7. It is true that the Evidence Act as such does not apply to the proceedings under the Act and it is also true that the assessing authority may use certain materials which strictly speaking may not be admissible evidence in a court of law. But that does not mean that any material or information gathered by the Sales Tax Officer as a result of a private enquiry can be used against an assessee without disclosing to him the material and without affording him adequate opportunity to rebut the same. The question that would arise in such a case would be as to whether in the circumstances of the case the assessee can be said to have been afforded a reasonable opportunity to meet the case against him. It cannot be laid down as a matter of law that a witness examined by the Sales Tax Officer can never be summoned for cross-examination. The question would always depend upon the circumstances of each case.
8. In the instant case we find from the assessment order that the assessee in support of its claim had produced the following documentary evidence :
(a) In the goods account the vehicles were shown to have been transferred to Solan branch.
(b) Temporary transit insurance was also obtained for sending the vehicles to Solan from Bombay.
(c) Export charges for transporting vehicles to Solan were also debited and necessary vouchers were also obtained.
(d) Octroi receipt for vehicles were obtained at Solan octroi post for the entry of each vehicle.
(e) Cash memos. were issued on the printed forms of Solan branch.
(f) On delivery chalans of Solan branch, signatures were obtained from the purchasers in support of their plea that the customers had actually gone to Solan and took the delivery of the vehicles there.
9. The assessing authority rejected all this evidence and has relied upon the report of the Sales Tax Officer (S.I.B.) which in turn is based upon the statements of the manager of the firm M/s. K. T. Financiers and some purchasers who had stated before the Sales Tax Officer (S.I.B.) that they had taken the delivery of the vehicles at Lucknow and not at Solan. In such circumstances it became necessary for the assessee to have the statements of the witnesses tested by confronting them with the delivery chalans signed by them according to which the delivery of the vehicles was taken by them at Solan. It is possible that the witnesses may not have disclosed the full facts in their statements made before the Sales Tax Officer (S.I.B.). It is further possible that the witnesses may have given wrong information to the Sales Tax Officer (S.I.B.). In any case it was necessary in the interest of justice in the instant case to confront the witnesses with the documentary evidence in the shape of delivery chalans so that they could clarify or reconcile their statements with the documentary evidence which was clearly at variance with their oral evidence. It was all the more necessary to follow this procedure because the assessee had alleged that the witnesses had made the statement before the Sales Tax Officer (S.I.B.) under duress and undue pressure. There can be no manner of doubt that the assessing authority while taking proceedings for assessment under the Act performs quasi-judicial functions and should be governed by judicial considerations and must conform to the rules of natural justice. The Supreme Court while dealing with a similar function of an Income-tax Officer under the Income-tax Act in Suraj Mall Mohta & Co. v. A. V. Visvanatha Sastri and Anr.  26 I.T.R. 1 (S.C.) observed at page 13 :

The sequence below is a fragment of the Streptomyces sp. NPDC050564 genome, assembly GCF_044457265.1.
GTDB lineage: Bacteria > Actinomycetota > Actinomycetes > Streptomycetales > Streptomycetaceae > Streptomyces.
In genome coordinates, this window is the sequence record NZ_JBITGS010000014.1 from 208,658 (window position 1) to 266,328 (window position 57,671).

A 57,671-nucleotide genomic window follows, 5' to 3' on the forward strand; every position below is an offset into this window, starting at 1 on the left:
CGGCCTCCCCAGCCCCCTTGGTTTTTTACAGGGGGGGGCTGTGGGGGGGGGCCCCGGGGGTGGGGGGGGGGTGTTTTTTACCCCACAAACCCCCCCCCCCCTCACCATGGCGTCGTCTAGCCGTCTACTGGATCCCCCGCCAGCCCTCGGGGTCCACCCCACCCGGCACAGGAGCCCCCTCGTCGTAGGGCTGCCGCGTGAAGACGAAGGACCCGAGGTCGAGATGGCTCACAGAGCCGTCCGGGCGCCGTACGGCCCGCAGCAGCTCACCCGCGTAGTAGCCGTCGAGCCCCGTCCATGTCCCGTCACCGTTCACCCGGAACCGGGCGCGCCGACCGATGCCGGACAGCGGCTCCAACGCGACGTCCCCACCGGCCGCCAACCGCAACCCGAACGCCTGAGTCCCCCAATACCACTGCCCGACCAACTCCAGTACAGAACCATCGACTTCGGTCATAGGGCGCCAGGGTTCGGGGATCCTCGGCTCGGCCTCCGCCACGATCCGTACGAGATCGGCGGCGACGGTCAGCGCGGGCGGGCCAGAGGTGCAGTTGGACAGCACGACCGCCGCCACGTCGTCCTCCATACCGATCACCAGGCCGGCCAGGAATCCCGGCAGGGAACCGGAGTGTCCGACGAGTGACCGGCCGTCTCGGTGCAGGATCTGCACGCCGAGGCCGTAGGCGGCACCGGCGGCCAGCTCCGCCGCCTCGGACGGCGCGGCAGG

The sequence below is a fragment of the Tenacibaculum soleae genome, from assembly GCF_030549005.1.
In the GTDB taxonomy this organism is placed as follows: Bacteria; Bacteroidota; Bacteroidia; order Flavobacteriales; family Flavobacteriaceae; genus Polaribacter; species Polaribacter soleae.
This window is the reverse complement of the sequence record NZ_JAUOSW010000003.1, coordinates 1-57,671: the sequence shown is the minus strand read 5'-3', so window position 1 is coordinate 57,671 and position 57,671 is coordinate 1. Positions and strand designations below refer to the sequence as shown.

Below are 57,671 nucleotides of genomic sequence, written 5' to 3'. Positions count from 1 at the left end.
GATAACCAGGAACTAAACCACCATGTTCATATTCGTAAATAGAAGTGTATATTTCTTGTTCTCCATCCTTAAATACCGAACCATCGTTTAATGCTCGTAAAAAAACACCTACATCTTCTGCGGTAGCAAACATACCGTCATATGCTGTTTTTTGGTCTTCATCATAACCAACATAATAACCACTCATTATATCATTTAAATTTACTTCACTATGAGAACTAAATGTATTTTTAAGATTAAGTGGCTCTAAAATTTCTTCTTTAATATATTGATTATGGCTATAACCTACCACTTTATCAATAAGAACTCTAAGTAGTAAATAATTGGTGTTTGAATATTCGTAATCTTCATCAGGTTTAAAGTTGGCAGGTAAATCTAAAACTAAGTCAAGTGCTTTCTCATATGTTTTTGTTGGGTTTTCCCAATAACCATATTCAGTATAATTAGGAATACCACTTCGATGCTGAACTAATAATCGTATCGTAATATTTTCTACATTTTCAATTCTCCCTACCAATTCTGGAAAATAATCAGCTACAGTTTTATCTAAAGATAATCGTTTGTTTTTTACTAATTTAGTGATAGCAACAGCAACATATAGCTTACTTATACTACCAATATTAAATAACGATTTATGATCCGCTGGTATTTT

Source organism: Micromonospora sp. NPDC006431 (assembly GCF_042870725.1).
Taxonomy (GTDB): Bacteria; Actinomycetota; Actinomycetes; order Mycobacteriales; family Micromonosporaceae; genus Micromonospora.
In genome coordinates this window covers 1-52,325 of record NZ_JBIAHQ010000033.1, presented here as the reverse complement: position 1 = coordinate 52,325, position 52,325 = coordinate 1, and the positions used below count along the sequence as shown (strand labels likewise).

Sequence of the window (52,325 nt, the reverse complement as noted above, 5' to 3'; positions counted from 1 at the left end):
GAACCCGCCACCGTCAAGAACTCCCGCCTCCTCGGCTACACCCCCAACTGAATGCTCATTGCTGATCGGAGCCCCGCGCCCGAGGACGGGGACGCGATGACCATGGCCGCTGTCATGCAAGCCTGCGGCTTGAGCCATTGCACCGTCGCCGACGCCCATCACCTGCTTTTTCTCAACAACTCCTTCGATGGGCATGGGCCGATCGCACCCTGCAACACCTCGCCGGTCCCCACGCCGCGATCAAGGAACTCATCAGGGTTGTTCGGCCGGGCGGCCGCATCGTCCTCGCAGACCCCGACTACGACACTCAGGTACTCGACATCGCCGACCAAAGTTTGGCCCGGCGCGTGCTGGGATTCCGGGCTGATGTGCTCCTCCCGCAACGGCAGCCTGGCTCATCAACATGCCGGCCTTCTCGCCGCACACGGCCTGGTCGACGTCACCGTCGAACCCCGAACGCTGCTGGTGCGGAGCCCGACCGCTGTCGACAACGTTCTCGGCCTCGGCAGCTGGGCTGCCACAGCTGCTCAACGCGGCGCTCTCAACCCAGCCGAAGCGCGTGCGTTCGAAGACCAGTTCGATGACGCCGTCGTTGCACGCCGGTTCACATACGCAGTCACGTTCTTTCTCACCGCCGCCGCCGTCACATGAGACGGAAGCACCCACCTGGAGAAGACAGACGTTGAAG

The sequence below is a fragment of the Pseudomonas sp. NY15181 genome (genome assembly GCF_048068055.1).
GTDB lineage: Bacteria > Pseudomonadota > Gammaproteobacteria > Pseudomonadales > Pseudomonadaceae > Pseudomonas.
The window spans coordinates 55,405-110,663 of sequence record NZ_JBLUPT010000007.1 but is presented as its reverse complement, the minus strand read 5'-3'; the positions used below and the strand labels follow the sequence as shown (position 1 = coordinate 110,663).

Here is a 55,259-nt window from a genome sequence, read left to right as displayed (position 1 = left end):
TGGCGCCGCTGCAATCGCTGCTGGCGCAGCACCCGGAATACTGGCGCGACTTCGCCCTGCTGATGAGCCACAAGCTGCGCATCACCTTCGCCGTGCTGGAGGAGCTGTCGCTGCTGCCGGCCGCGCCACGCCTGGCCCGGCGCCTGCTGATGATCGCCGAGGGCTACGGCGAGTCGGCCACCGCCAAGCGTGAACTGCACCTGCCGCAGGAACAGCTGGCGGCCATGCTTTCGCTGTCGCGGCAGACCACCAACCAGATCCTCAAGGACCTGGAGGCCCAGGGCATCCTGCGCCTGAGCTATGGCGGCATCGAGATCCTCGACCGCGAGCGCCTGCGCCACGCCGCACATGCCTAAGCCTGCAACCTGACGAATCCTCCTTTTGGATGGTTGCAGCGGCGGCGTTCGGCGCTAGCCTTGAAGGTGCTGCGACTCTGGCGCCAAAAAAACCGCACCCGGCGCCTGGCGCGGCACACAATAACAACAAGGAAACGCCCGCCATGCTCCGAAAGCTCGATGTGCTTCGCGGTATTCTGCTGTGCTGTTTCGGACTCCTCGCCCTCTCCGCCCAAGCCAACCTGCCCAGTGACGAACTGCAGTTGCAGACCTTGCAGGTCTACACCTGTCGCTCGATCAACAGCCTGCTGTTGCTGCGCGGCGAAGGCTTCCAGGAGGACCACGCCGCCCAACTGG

When an assessment on escaped or evaded income is made under the provisions of Section 34 of the Indian Income-tax Act, all the provisions for arriving at the assessment provided under Section 23(3) come into operation and the assessment has to be made on all relevant materials and on evidence and the assessee ordinarily has the fullest right to inspect the records and all documents and materials that are to be used against him. Under the provisions of Section 37 of the Indian Income-tax Act the proceedings before the Income-tax Officer are judicial proceedings and all the incidents of such judicial proceedings have to be observed before the result is arrived at. In other words, the assessee would have a right to inspect the record and all relevant documents before he is called upon to lead evidence in rebuttal.